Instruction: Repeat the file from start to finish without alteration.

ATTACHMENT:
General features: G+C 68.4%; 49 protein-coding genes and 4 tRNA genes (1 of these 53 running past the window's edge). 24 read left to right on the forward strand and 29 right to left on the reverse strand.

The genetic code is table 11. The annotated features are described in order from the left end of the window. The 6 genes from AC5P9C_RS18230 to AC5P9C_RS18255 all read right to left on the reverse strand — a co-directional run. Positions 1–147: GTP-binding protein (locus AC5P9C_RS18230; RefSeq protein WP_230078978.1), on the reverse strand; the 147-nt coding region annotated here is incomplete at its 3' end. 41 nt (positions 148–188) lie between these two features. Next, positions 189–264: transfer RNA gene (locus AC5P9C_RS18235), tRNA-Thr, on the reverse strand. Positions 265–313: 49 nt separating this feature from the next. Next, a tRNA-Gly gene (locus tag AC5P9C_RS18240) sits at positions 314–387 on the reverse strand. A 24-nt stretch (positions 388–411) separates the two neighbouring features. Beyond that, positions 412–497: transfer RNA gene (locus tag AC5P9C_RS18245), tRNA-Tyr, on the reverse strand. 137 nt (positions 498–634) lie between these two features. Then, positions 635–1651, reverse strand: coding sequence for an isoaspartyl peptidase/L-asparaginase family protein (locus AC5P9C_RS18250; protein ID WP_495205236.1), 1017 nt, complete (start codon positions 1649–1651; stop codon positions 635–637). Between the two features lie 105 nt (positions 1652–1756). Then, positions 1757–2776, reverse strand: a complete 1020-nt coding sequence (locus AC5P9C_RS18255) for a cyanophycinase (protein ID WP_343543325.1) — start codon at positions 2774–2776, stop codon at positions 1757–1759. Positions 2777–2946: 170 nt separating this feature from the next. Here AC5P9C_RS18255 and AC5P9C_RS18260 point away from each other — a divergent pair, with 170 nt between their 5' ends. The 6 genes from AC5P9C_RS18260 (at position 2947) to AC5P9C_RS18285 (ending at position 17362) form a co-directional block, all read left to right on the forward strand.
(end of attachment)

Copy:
General features: G+C 68.4%; 49 protein-coding genes and 4 tRNA genes (1 of these 53 running past the window's edge). 24 read left to right on the forward strand and 29 right to left on the reverse strand.

The genetic code is table 11. The annotated features are described in order from the left end of the window. The 6 genes from AC5P9C_RS18230 to AC5P9C_RS18255 all read right to left on the reverse strand — a co-directional run. Positions 1–147: GTP-binding protein (locus AC5P9C_RS18230; RefSeq protein WP_230078978.1), on the reverse strand; the 147-nt coding region annotated here is incomplete at its 3' end. 41 nt (positions 148–188) lie between these two features. Next, positions 189–264: transfer RNA gene (locus AC5P9C_RS18235), tRNA-Thr, on the reverse strand. Positions 265–313: 49 nt separating this feature from the next. Next, a tRNA-Gly gene (locus tag AC5P9C_RS18240) sits at positions 314–387 on the reverse strand. A 24-nt stretch (positions 388–411) separates the two neighbouring features. Beyond that, positions 412–497: transfer RNA gene (locus tag AC5P9C_RS18245), tRNA-Tyr, on the reverse strand. 137 nt (positions 498–634) lie between these two features. Then, positions 635–1651, reverse strand: coding sequence for an isoaspartyl peptidase/L-asparaginase family protein (locus AC5P9C_RS18250; protein ID WP_495205236.1), 1017 nt, complete (start codon positions 1649–1651; stop codon positions 635–637). Between the two features lie 105 nt (positions 1652–1756). Then, positions 1757–2776, reverse strand: a complete 1020-nt coding sequence (locus AC5P9C_RS18255) for a cyanophycinase (protein ID WP_343543325.1) — start codon at positions 2774–2776, stop codon at positions 1757–1759. Positions 2777–2946: 170 nt separating this feature from the next. Here AC5P9C_RS18255 and AC5P9C_RS18260 point away from each other — a divergent pair, with 170 nt between their 5' ends. The 6 genes from AC5P9C_RS18260 (at position 2947) to AC5P9C_RS18285 (ending at position 17362) form a co-directional block, all read left to right on the forward strand.